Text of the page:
Computer underground Digest Wed Dec 15 1994 Volume 5 : Issue 94 ISSN 1004-042X Editors: Ji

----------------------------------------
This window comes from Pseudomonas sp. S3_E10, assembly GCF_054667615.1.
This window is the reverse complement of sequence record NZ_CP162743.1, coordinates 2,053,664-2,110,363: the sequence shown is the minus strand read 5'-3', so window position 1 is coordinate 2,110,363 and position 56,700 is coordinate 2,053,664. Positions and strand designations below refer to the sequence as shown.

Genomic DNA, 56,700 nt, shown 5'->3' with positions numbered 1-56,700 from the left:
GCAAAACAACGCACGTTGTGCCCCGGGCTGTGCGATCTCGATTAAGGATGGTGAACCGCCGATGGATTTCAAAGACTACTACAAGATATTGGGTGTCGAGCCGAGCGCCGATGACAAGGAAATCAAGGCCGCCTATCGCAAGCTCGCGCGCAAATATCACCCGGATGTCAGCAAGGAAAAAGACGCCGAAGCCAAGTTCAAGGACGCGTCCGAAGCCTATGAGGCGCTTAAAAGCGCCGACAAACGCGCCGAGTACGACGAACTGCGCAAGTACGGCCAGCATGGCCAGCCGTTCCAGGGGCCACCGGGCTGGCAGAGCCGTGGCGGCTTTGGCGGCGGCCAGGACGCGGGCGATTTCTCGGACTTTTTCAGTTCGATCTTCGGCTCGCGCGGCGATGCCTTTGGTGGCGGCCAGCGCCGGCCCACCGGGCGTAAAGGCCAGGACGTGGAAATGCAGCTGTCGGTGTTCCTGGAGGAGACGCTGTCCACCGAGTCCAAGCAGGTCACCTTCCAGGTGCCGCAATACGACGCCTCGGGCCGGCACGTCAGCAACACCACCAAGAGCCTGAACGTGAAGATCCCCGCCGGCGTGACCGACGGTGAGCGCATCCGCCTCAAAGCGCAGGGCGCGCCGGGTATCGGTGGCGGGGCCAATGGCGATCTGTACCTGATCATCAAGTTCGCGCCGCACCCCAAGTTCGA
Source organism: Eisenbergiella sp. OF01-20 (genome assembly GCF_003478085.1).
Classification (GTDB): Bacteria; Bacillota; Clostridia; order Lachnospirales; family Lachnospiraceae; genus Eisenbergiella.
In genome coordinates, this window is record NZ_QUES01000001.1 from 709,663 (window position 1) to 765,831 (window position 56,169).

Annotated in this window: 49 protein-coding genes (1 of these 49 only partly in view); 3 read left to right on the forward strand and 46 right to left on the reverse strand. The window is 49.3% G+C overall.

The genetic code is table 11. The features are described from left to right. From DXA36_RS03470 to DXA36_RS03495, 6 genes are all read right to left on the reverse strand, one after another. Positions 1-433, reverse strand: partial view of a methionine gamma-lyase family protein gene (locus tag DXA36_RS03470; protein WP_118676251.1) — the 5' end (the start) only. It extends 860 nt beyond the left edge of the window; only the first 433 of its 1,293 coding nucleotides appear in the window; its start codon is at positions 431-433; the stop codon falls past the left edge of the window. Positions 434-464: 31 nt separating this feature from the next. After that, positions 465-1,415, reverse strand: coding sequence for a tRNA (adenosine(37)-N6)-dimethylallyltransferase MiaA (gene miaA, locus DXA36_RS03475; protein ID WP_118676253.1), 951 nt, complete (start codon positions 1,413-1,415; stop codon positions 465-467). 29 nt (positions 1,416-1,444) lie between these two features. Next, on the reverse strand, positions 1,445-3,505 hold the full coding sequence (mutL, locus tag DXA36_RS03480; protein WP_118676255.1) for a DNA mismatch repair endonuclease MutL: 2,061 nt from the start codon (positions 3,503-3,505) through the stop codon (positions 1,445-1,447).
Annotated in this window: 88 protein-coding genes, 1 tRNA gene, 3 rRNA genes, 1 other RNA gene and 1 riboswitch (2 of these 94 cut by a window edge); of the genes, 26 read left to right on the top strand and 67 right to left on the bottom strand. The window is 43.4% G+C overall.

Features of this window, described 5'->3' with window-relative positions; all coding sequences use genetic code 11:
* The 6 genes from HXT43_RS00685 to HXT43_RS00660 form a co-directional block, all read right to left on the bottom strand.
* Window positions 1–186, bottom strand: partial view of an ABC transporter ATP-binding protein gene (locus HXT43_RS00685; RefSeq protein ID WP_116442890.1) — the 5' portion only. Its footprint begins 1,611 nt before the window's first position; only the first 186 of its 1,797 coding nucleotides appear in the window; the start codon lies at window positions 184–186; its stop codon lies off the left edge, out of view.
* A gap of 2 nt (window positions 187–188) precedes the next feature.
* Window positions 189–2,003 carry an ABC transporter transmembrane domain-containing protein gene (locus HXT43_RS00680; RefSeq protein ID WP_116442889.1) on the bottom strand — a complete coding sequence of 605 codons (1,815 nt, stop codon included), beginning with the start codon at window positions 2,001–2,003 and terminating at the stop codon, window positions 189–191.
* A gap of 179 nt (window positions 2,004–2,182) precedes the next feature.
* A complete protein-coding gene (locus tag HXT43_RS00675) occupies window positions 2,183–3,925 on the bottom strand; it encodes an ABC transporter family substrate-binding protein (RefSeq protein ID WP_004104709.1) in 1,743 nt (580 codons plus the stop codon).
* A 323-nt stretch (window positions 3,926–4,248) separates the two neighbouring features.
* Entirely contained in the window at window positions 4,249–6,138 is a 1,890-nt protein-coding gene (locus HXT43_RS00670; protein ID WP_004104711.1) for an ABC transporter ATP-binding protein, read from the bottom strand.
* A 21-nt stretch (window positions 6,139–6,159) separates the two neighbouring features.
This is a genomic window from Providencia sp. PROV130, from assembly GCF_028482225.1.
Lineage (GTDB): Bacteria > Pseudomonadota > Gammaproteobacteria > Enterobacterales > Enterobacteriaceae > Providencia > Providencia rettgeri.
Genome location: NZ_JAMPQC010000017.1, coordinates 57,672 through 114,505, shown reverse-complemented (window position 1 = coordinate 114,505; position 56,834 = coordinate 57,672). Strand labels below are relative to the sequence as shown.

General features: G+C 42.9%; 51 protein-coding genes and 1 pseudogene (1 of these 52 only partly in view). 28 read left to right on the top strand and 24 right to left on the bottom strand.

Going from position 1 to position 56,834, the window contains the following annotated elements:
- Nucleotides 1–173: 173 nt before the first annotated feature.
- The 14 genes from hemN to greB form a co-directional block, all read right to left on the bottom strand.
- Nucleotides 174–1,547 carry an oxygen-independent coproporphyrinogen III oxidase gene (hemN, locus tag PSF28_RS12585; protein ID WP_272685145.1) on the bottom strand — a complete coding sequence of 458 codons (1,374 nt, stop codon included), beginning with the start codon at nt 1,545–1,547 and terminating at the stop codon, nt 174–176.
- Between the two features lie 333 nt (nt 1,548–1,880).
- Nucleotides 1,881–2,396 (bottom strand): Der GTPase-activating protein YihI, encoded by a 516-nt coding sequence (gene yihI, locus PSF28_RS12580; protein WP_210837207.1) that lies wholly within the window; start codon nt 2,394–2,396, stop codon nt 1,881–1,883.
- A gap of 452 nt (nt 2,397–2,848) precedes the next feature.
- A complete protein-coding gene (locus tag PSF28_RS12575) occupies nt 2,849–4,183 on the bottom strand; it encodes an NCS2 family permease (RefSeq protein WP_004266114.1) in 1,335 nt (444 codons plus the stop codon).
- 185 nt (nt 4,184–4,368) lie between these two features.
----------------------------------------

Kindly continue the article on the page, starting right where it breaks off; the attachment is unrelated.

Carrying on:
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Computer underground Digest Wed Dec 15 1994 Volume 5 : Issue 94 ISSN 1004-042X Editors: Jim Thomas and Gordon Meyer (TK0JUT2@NIU.BITNET) Archivist: Brendan Kehoe Shadow-Archivists: Dan Carosone / Paul Southworth Ralph Sims / Jyrki Kuoppala Ian Dickinson Copy Editor: Craig Shergold, III CONTENTS, #5.94 (Dec 15 1994) File 1--EFF Policy on Cryptography and Privacy / 8 Dec '93 File 2--CPSR Clipper Letter to Clinton File 3--EFF Statement on Markey Infrastructure Bill File 4--Child Porn Bust in North Carolina File 5--Complaints prompt Patent Office hearings on SOFTWARE PATENTS File 6--Edited ASIS '94 Mid Year Meeting Announcement Cu-Digest is a weekly electronic journal/newsletter. Subscriptions are available at no cost electronically from The editors may be contacted by voice (815-753-0303), fax (815-753-6302) or U.S. mail at: Jim Thomas, Department of Sociology, NIU, DeKalb, IL 60115. 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Digest contributors assume all responsibility for ensuring that articles submitted do not violate copyright protections. ---------------------------------------------------------------------- Date: Mon, 13 Dec 93 12:13:24 -0800 From: ygoland@HURRICANE.SEAS.UCLA.EDU Subject: File 1--EFF Policy on Cryptography and Privacy / 8 Dec '93 EFF ANNOUNCES ITS OFFICIAL POLICY ON CRYPTOGRAPHY AND PRIVACY Strongly opposes original Clipper/Skipjack plan, reiterates the need to lift restrictions on encryption December 8, 1993 The Electronic Frontier Foundation is pleased to announce its formal policy on encryption. This is particularly timely, because yesterday the New York Times announced that the Digital Privacy and Security Working Group had proposed to trade support for the administration's proposed Clipper Chip for a lifting of the long-standing export embargo on robust domestic encryption. This was a misunderstanding of what the DPSWG offered the administration in this proposal, leading to the belief that both the DPSWG (a coalition of over 50 computer, communications, and privacy organizations and associations) and it's principal coordinating organization, the Electronic Frontier Foundation, have offered to ease their opposition to Clipper. We see it as a pragmatic effort to get the government to wiggle on these issues: one step in the right direction, with many more to follow. This step is that we insist that use of Clipper and key escrow must be completely voluntary. It's not voluntary if users of the Skipjack algorithm are forced to use key escrow. It's not voluntary if users who do choose escrow are forced to use the government's choice of escrow agents. It's not voluntary if manufacturers such as AT&T are pressured into withdrawing competing products. It's not voluntary when competing products can't be sold in a worldwide market. It's not voluntary if the public can't see the algorithm they are "volunteering" to use. It's not voluntary if the government will require anyone to use Skipjack or escrow, even when communicating with the government. The Working Group chose to state this in a diplomatic fashion by applauding "repeated statements by Administration officials that there is no intent to make the clipper chip mandatory". They were diplomatic for two reasons. First, they believe the Administration has gotten this message. Clipper was announced in April and was supposed to be available in the Summer. It is December, the escrow system is still uncertain, and the Administration is still drafting a report which was due in July. If they still don't get it, the coalition has a 100 page white paper documenting the case against clipper and the case for lifting export controls, which they will release in response to any Administration position favoring Clipper. The second reason is that the coalition was trying to use the introduction of the Rep. Cantwell's bill eliminating many export controls on crypto to try, one more time, to urge the Administration to make voluntariness meaningful by unilaterally lifting export controls. Even if the Working Group and the Administration can't agree on Clipper, EFF and the Working Group needed to continue pressing the export issue. But NSA is digging in, and a legislative fight looks more likely. If diplomacy fails, EFF must fight for our rights. Thus, we are going to need all the allies we can find, from IBM, Apple, Lotus, and Sun, to cryptographers, cypherpunks, and folks on the net. EFF wants the public and the Administration to know (as we have frequently stated to them face to face) that the Electronic Frontier Foundation would fight to the end any attempt by the Administration to do any more than let companies use Clipper if they want and to let people buy it if they want -- and only in a market which has other strong encryption schemes available because export controls have been lifted. Under truly voluntary conditions, the EFF would be proud to say, "We have expressed ... tentative acceptance of the Clipper Chip's encryption scheme ... only if it is available as a voluntary alternative to widely-available, commercially-accepted encryption programs and products." We would applaud the Government for employing NSA's substantial expertise to devise improved encryption schemes -- like DES and Skipjack -- and deploying them to improve our society's privacy and security. We hope that the Clinton Administration can agree to take this single step. Here is the whole journey we'd like to begin. If you share our path, we need your help and support -- please join EFF. Send the end of this document for details. Electronic Frontier Foundation Policy on Cryptography & Privacy (Approved November 11, 1993) Digital technology is rapidly rendering our commercial activities and communications -- indeed, much of our personal lives -- open to scrutiny by strangers. Our medical records, political opinions, personal financial transactions, and intimate affairs now pass over digital networks where governments, employers, insurance companies, business competitors, and others who might turn our private lives against us can examine them with increasing ease and detail. The Electronic Frontier Foundation believes that Americans must be allowed access to the cryptographic tools necessary to protect their own privacy. We will work toward making the following principles the official policies of the U. S. Government: 1. Private access to cryptography must be unhindered: * There must be no laws restricting domestic use of cryptography. * There must be no restrictions on the export of products, services, or information because they contain cryptographic algorithms. 2. Cryptography policy and technical standards must be set in open, public forums: * All participants in the policy debate on these issues, particularly law enforcement and national security agencies, must submit their arguments to public scrutiny. * Any civilian encryption standard must be published and exposed to rigorous public challenge. 3. Encryption must become a part of the information infrastructure to provide security, to protect privacy, and to provide each individual control over his or her own identity. * Each user must be free to choose whether or not to use key escrow, and who should have copies of their keys, if anyone. * Government at all levels should explore cryptography's potential to replace identity-based or dossier-based systems, such as driver's licenses, credit cards, checks, and passports with less invasive technology. 4. New technologies must not erode constitutional protections, particularly the right to speak, publish, and assemble, and to be free from unreasonable searches and seizures . * There must be no broadening of governmental access to private communications and records, through wiretap law or otherwise, unless there is a public consensus that the risks to safety outweigh the risks to liberty and that our safety will actually be increased by the broadened access. *** The Electronic Frontier Foundation recognizes that the combination of digital communications and encryption technology does indeed threaten some of law enforcement's current investigative techniques. We also recognize that encryption will prevent many of the online crimes that will likely occur without it. We further believe that these technologies will create new investigative tools for law enforcement, even as they obsolete old ones. Entering this new environment, private industry, law enforcement, and private citizens must work together to balance the requirements of both liberty and security. But technology halts for no one, not even the law. *** For Electronic Frontier Foundation membership info, send email to For basic EFF details, send email to Other queries should be sent to -- Stanton McCandlish 1:109/1103 EFF Online Activist & SysOp ------------------------------ Date: Thu, 9 Dec 1993 11:21:50 EST From: David Sobel Subject: File 2--CPSR Clipper Letter to Clinton Clipper Letter to Clinton On December 6, the Digital Privacy and Security Working Group, a "coalition of over 50 communications and computer companies and associations, and consumer and privacy advocates" coordinated by the Electronic Frontier Foundation, sent a letter to President Clinton concerning cryptography policy. The letter states, "In our discussions with Administration officials, we have expressed the Coalition's tentative acceptance of the Clipper Chip's encryption scheme (as announced on April 16, 1993), but only if it is available as a voluntary alternative to widely-available, commercially-accepted, encryption programs and products." The Washington Office of Computer Professionals for Social Responsibility (CPSR) has sent the following letter to the President. We believe that the position stated in this letter continues to represent the views of the vast majority of network users, as reflected in the overwhelmingly critical comments submitted to the National Institute of Standards and Technology in response to its recent solicitation of public comments on the Clipper proposal. ================================================================== December 8, 1993 The President The White House Washington, DC 20500 Dear Mr. President, We are writing to you regarding the Clipper cryptography proposal now under consideration by the White House and a letter you may have received about the proposal from a group called the "Digital Privacy and Security Working Group." This group wrote to you recently and expressed their "tentative acceptance" of the Clipper Chip encryption scheme. We disagree with their views. This group has made a grave mistake and does not speak for the many users of computer networks and developers of network services who have vigorously opposed this proposal. We are very much concerned about the Clipper proposal. At its core is the dubious premise that the government should have the authority to design communications networks that facilitate wire surveillance. The plan was developed in secret by the National Security Agency over the objection of U.S. firms, professional associations and public interest organizations. Key details about the proposal remain classified. This proposal must not be endorsed. The development of open, unclassified standards is critical for the future of the nation's communications infrastructure. Progress and innovation depend on the free exchange of scientific and technical information. It is essential to the integrity of the scientific process that standards are openly created and available for public review. There is also a great need to ensure that future networks are designed with the highest levels of privacy and security possible. As our country becomes ever more dependent on the high-speed network, the need for secure systems will only increase. The Clipper proposal purposefully cripples the security of the network and reduces the privacy protection that users could otherwise obtain. There is another still more serious problem with the Clipper proposal. An agency with the authority to conduct wiretaps must not be allowed to impose technical standards to facilitate wire surveillance. The threat to Constitutional democracy is clear. A system of checks and balances is essential to ensure that the powerful investigative tools of government are properly controlled. We have followed the development of this proposal with great concern. We have testified before Congressional committees. We have appeared before agency panels, provided reports on wire surveillance, and debated the former FBI Director on national television. We have also sponsored conferences with full participation from across the federal government. We believe that the best policies will result from an open and unrestricted exchange of views. It is our assessment that you must not permit adoption of the Clipper technical standard, even on a voluntary basis. At a time when the country should be moving toward open standards designed for commercial networks, the Clipper proposal asks future users of the nation's information infrastructure to accept a standard intended for the Cold War era. It is a backward-looking plan that serves neither the interests of the American people nor American business. The adoption of the Clipper proposal would also ratify an unlawful process that has undermined the authority of Congress and weakened the mechanisms of government accountability. The proper authority for the development of this standard never rested with the NSA. Under the Computer Security Act of 1987, it was a civilian agency that was to develop appropriate standards for the nation's commercial networks. Through a series of secret executive orders, the NSA usurped the authority of the National Institute of Standards and Technology, substituted its own proposal for those of NIST, and effectively derailed this important policy process. When the computer user community had the opportunity to voice its position on this proposal, it rejected the plan overwhelmingly. The notice and comment process conducted by the Department of Commerce earlier this year resulted in nearly uniform opposition to the Clipper proposal. It would be hard to find a technical standard more disliked by the potential user community. While we support the relaxation of export controls on cryptography, we are not willing to concede to the NSA the right to develop secret standards. It is only because the National Security Agency also exerts influence on export control policy that the Digital Privacy coalition is prepared to endorse the Clipper standard in exchange for new opportunities to market products. It may be a good deal for the coalition members, but it is a terrible outcome for the rest of the country. We very much appreciate your efforts on behalf of open government, and your work with the Vice President and the Secretary of Commerce to develop the nation's information infrastructure. We believe that these efforts are sending our country in the right direction, helping to develop advanced technologies appropriate for a democratic nation and to preserve open and accountable government. But the Clipper proposal was not a creation of your administration. It is a relic from a period that is now moving rapidly into the history books, a time when secret agencies made secret decisions and when backroom deals with powerful, private interests sustained these arrangements. It is time to end this cynical form of policy making. We ask you to reject the deal put forward by the Digital Privacy and Security Working Group. The Clipper proposal should not go forward. We would be pleased to meet with members of your administration to discuss this matter further. Sincerely yours, Marc Rotenberg, Director David Sobel, Legal Counsel Dave Banisar, Policy Analyst CPSR Washington office cc: The Vice President Secretary Ron Brown, Department of Commerce Anthony Lake, National Security Council Computer System Security and Privacy Advisory Board ------------------------------ Date: Wed, 15 Dec 1993 11:19:32 EST From: Electronic Frontier Foundation Subject: File 3--EFF Statement on Markey Infrastructure Bill ((Reprinted from EFFector On-Line, #6.07 - 10 December, '93)) EFF Position Statement on and Summary of Bill HR-3636 National Communications Competition and Information Infrastructure Act of 1993 Introduced by Reps. Markey, Fields and Boucher On Monday, November 22, 1993, House Telecommunications and Finance Subcommittee Chairman Edward Markey (D-Mass.), Minority Chairman Jack Fields (R-Tex.), and other cosponsors introduced the "National Communications Competition and Information Infrastructure Act of 1993." The legislation, which incorporates EFF's Open Platform philosophy, is built on four concepts: open platform services, the entry of telephone companies into video cable service, universal service, and competition in the local telephone market. Of all pending telecommunications legislation, Markey's bill is the only one with a vision of an open, accessible network which supports a true diversity of information sources. The legislation proposes a major restructuring of the Communications Act of 1934 in order to account for changes in technology, market structure, and people's increasingly advanced information access needs. EFF recommends strong support for the bill. For the bill to realize its goals however, the following key changes are necessary: * Require Open Platform Services to be tariffed at reasonable, affordable rates; * Strengthen non-discriminatory video dialtone access rules and eliminate current five year sunset provision; * Add information infrastructure access to the definition of universal service, and ensure public interest participation in redefinition of universal service obligations; * Ensure that all telecommunication providers pay a fair share of universal service costs. These are EFF's primary concerns about the bill. We hope to broaden our position and understanding of the bill based on the views of other interested groups. This is a summary of the main points of the legislation along with EFF positions and comments. OPEN PLATFORM Open platform service is designed to give residential subscribers access to voice, data, and video digital telephone service on a switched, end-to-end basis. With Open Platform service widely available, individuals and organizations would have ready access to a variety of important applications on the information highway, including distance learning, telemedicine, telecommuting, the Internet, and many more. The bill directs the Federal Communications Commission to investigate the policy changes needed to provide open platform service at affordable rates, but fails to require telecommunications carriers to tariff the service. ACTION NEEDED: The Open Platform concept should be enthusiastically supported, but the bill as written fails to ensure that Open Platform service will be widely available at affordable rates. Those who care about affordable, equitable access to new information media should demand that local telephone companies be required to tariff Open Platform services within a specific timeframe. ENTRY OF TELEPHONE COMPANIES INTO VIDEO PROGRAMMING The bill promotes the entry of telephone companies into video cable service and seeks to benefit consumers by spurring competition in the cable television industry. The bill would rescind the ban on telephone company ownership and delivery of video programming that was enacted in the Cable Act of 1984. Telephone companies would be allowed to provide video programming, through a separate subsidiary, to subscribers in its telephone service area. Telephone companies would be required to provide video services through a "video platform," that would be open, in part, to all video programming providers. The bill adopts a set of regulations originally proposed by the Federal Communications Commission (FCC) called "Video Dialtone." Under video dialtone rules, telephone companies would be required to allow other content providers to offer video programming to subscribers using the same video platform as used by the telephone company, on a non-discriminatory basis. Other providers would be allowed to use up to 75 percent of the video platform capacity. To encourage telephone companies to actually invest in new information infrastructure, they would be prohibited from buying existing cable systems within their telephone service territory, with only tightly drawn exceptions. However, the video dialtone requirement would end in five years, after which telephone companies would have no requirement at all to provide non-discriminatory access to their video platform. ACTION NEEDED: Video dialtone is a useful starting point for structuring non-discriminatory video access, but its provisions must be strengthened. First, there should be no fixed expiration date for the video dialtone requirements. An open platform for video information is critical to the free flow of information in society. These requirements should be relaxed only when it is clear than there are sufficient alternatives throughout the country for distribution of video and multimedia information Alternatives would include widely available, affordable Open Platform service capable of carrying full-motion, video programming. Second, stronger safeguards against anti-competitive behavior are necessary. Finally, more explicit provisions assuring access for third party video servers are needed to ensure the all programmers can use video dialtone to disseminate their video programs. Video dialtone rules fail to consider how to guarantee third party access to interactive functions of a video dialtone platform. Interactive technology is so new and untested that it has hard to legislate about it at this point. The FCC should, however, be instructed to study this issue as new interactive capabilities become available. UNIVERSAL SERVICE One of the goals of the bill is to "preserve universal telecommunications at affordable rates." To achieve this goal, the bill would establish a joint Federal-State Board (made up of FCC members and state regulators) to devise a framework for ensuring continued universal service. The Board would be required to define the nature and extent of the services encompassed within a telephone company's universal service obligation. The Board also would be charged with promoting access to advanced telecommunications technology. The FCC is required to prescribe standards necessary to ensure that advances in network capabilities and services deployed by common carriers are designed to be accessible to individuals with disabilities, unless an undue burden is posed by such requirements. Additionally, within one year of enactment, the bill requires the FCC to initiate an inquiry to examine the effects of competition in the provision of both telephone exchange access and telephone exchange service furnished by rural carriers. ACTION NEEDED: Include an explicit requirement that advanced digital access services be included in the universal service definition as soon as is practical. Create a mechanism for public interest participation in the process of defining the components of universal service in the information age. VIDEO PLATFORM AND FRANCHISE REQUIREMENTS Any telephone company that establishes a video platform would be required to meet 1992 Cable Act standards concerning customer privacy rights, consumer protection, and customer service. Telephone companies would be required to meet the same standards as cable companies for diversity in commercial programming, to assure that the broadest possible information sources are made available to the public. Like cable companies, telephone companies would be required to comply with public, educational, and governmental (PEG) access rules. Telephone companies also would be required to meet standards concerning re-transmission consent for cable systems. Some Cable Act requirements concerning cable companies would expressly not be applicable to telephone companies. These include: general franchise requirements; franchise fees; regulation of rates; regulation of services, facilities, and equipment; consumer electronics equipment compatibility; modification of franchise obligations; renewal proposals; conditions of sale; unauthorized reception of cable service; equal employment; limitation on franchising authority liability; and coordination of federal, state, and local authority. Instead of Cable Act compliance, the legislation provides that a video programming affiliate of any telephone company that establishes a video platform would be subject to the payment of fees imposed by a local franchising authority. The rate at which these fees would be imposed cannot exceed the rate at which franchise fees are imposed on any operator transmitting video programming in the same service area. LOCAL COMPETITION In order to promote competition in local telecommunications service, the bill requires that local telephone companies open their networks to competitors who wish to interconnect with the public switched telephone network. These interconnect rules will enable any other network operator to offer basic telephone service as well as advanced data services in direct competition with the local phone company. The FCC would be required to establish rules for compensating local telephone companies for providing interconnection and equal access. ACTION NEEDED: Local competition can be a benefit to consumers and spur the development of innovative new services, as long as all interconnecting networks pay their fair share of the cost of using the public telephone network. All who interconnect should be required to support the cost of basic universal service. For More Information Contact: Daniel J. Weitzner, Senior Staff Counsel 202-347-5400 Copies of the legislation and this summary are available on EFF's Internet FTP site:, in the directory pub/eff/legislation/hr3636 and hr3636.summary. More information on EFF's Open Platform initiative can be found in pub/eff/papers/o*, particularly the file op2.0. ------------------------------ Date: Mon, 13 Dec 1993 13:57:12 EST From: Bill Seward Subject: File 4--Child Porn Bust in North Carolina The following item is from the Dec. 12, 1993 Greensboro (NC) News & Record. [Start] "Police charge man with pornography" (Associated Press) A Salisbury [NC] man was charged Friday with operating a computer bulletin board known as "Munchkin-Land," which povided access to nude photographs of young girls, federal authorities said. Charges were filed in federal court in Greensboro against Terry James Closner, 37. Closner has agreed to forfeit 58 computer disks and more than $9,000 in computer equipment seized in September from his home, a federal agent said. If convicted, Closner faces up to 10 years in federal prison and fines up to $250,000 that depend partly on whether he profited from child pornography. Closner was charged in a bill of information alleging that he traded in minors engaging in sexually explicit conduct of masterbation, sexual intercourse and lascivious exhibition," the Winston-Salem (NC) Journal reported. A two-year international investigation into the computerized-pronography trade in the United States led to 31 searches in 15 states and U.S. cities. [End] I assume that this must have been one of the 31 searches, although it is not explicitly stated as such. ------------------------------ Date: Wed, 15 Dec 1993 19:04:44 -0800 From: Jim Warren Subject: File 5--Complaints prompt Patent Office hearings on SOFTWARE PATENTS Complaints prompt Patent Office hearings on SOFTWARE PATENTS Just got these [incomplete] details from Jon Erickson, Editor-in-Chief of my old "home," Dr. Dobb's Journal [please repost freely]: The Patent and Trademark Office will be issuing (or, perhaps, has just issued) a, "Request for Comments on Intellectual Property Protection for Software-Related Inventions," with at least some of the comments apparently to be presented at two 2-day public hearings: Jan 26-27, San Jose Convention Center, San Jose CA Feb 11-12, Crystal Forum, Crystal City Convention Center, Arlington VA Jon first heard of this as an incidental comment by Patent Commissioner Bruce Lehman (an ex-D.C. patent attorney) at the joint BRIE-DoC conference held in the San Francisco Bay Area in October. BRIE is the Berkeley Roundtable on the International Economy, in which Clinton Economist Laura Tyson was active. Reportedly, all sorts of DoC undersecretaries were in attendance, as was DoC Ron Brown. And, reportedly, they and Undersecretary Lehman received a heated earfull of vehement complaints about the software-patent mess. It was at that time that Lehman made an incidental comment that they were planning hearings on this, early in '94. As of three weeks ago, they still hadn't firmed up dates - so this is apparently "hot off the wire." (Jon will be addressing it in the Feb'94 DDJ, the earliest issue in which he could insert details, once he got 'em.) Seems to me that of us who prefer freedom of logic, rather than corporate monopoly of rationality (sez I, provocatively :-) should get geared up to saturate that RFC and those hearings with pro-freedom testimony and specific proposals. I got these details after business hours in D.C., so don't yet know how to file a comment or request to be heard. When I know more, you'll know more. [I'm *wildly* backlogged on my email - perhaps 2,000 messages behind. So, if you need to communicate with me about this, better call (415-851-7075). But, I *will* send new details as I get 'em.] Totally off the top of my head, I suspect testimony and comments should - in total - cover the following, as possible: * Clearly support software copyright protections, as separate from opposing software patents. * Detail horror stories of rank stupidity in some current software patents. * Detail the financial waste, staff waste, product delays, innovation deterance, etc. * Detail the *harm* to U.S. business and commerce of permitting the patenting of logical instruction-sequences - giving specific costs where possible. * Detail the historical harm, abuse and disregard accorded ill-funded individuals and small companies when they patented technology desired by dorporate giants (e.g., TV inventor Filo Farnsworth, who never got a penny; xerography inventor Carlson who was old and gray before he finally won compensation from the corporate monoliths, etc.). We need to address and dispell the delusion that patents protect the small inventor. * Illustrate the chilling effect on technologists' creativity and innovation if/when they must check each line of code the create against all possible software patents - once they are public. * Address the difficulty -verging on impossibility -of separating "properly-protectable," "significant" software "invention" from improperly-protected incremental software innovation. * Outline the dangers to U.S. competitiveness as foreign corporations - less preoccupied with the near-term quarterly bottom-line - rigorously research software-applications areas (e.g., fuzzy logic), and patent every comma and semicolon of trivia. * Outline dangers to national security and proper governmental processes from some software patents (e.g., tax-funded creation of public-key crypto, West Publishing's copyright of federal case-law citation numbers, etc.). * Someone(s) better research the NAFTA and GATT agreements and see what hidden gotchas we have - or are about to - lock ourselves into re software processes. E.g., there has been mention that both the GATT and NAFTA functionally mandate software patents; also, there are rumors that the GATT (at least at one time) prohibited reverse engineering! I.e., is this RFC too late? * Assuming that we will continue to be screwed by software patents in some form, propose concrete limitations on what can be patented. * Assuming ditto, propose a concrete structure for the software-patent process - one that will at least deter or catch some of the more idiotic patents that have been granted. * Assuming ditto, urge normalising U.S. patents - software and otherware - with those of the rest of the world, expecially regarding issues of first-to-use versus first-to-file and disclosure-upon-filing versus disclosure-upon-patent. (How the hell can programmers determine whether they're violating an already-used potentially-patentable procedure, when it's often not disclosed until several years after its holy first use?!!) * Assuming ditto, propose a *very* short protection period for software patents - given the very short development period, speed to market and brief useful life of a given software product. * Asumming ditto, propose a comprehensive public PTO library of prior art, with penalties against the PTO and PTO staff for issuing software patents when there is prior art in that library. (The Draconian approach. :-) * And then there are the trivial matters of Constitutional Principles and software-industry history: The Constitution authorizes patents, "To promote the progress of science and useful arts." Software patents do the opposite. Computing and software innovation has grown vigorously and generated unending millionaires and corporate successes *without* the protection of software patents. There are endless examples of developments that would not have happened at all, or would have occured decades later, if earlier software developments had been patented - b-trees, shell-sort, relational DBMS, GUIs, object-oriented programming, n-way tape merges, packet nets, etc. More flames later. THIS IS THE TIME TO SPEAK UP! NOW! ------------------------------ Date: Thu, 9 Dec 93 11:45:45 PST From: Susan Evoy Subject: File 6--Edited ASIS '94 Mid Year Meeting Announcement ----- Forwarded message begins here ----- From--American Society for Information Science Subject--ASIS '94 Mid-Year Meeting 1994 Mid-Year Meeting, American Society for Information Science Navigating the Networks May 22 - 25, 1994 Red Lion Hotel, Columbia River Portland, Oregon With amazing speed electronic networking systems have grown up around us; once simple roads leading directly to our destination have become a complex of interchanges and intersections, whether seen or not. Networking has experienced a phenomenal rate of growth (11,000 networks currently); the need for road maps, directional signs and directories is painfully clear and the implementation of wireless communications has barely begun. What will the interfaces be in the future? Will there be "smart highways" guiding drivers speed, direction, etc. and determining the best routing? Will knowbotsc become the search vehicle of choice? Who, if anyone, will be the electronic traffic cops and can we rely on either the legislatures or the courts to determine our future? Will there be toll roads? Can the electronic highways as we now know them (public networks) support both individual users (passenger cars) and commercial users (the tractor trailers of the digital highways)? What changes will take place in publishing, both scholarly and commercial? While online communicating via networks was once predominantly academic/research, the corporate world is the fastest growing sector (over 500,000 users) of national and international network users. Commercial How will legitimate U.S. and corporate security concerns and individual privacy fears be ameliorated in the new high speed data highway system? Will commercial traffic fundamentally alter the education/research sense of community that has grown up with Internet? Will "sneaker nets," LANs and WANs, be replaced by wireless networks, groupware and collaborative computer- supported work. What changes will result in how we work and what we do? Will decisions inexorably become more democratic but slower as has been predicted? Will the horns and shouts of inner city traffic be a metaphor for the "white noise" of computer lists and discussion groups? What tools exist for filtering out "noise" and what impact will that have on our work? Invitation The 1994 ASIS Mid-Year Meeting, "Navigating the Networks" has as its focus the human side of networks, the psychology and sociology of using networks. What has been and will be the impact of networking technology on the individual and on organizations, their structure and goals? ASIS 1994 Mid-Year Meeting 8720 Georgia Avenue, Suite 501 Silver Spring, MD 20910 ------------------------------ End of Computer Underground Digest #5.94 ************************************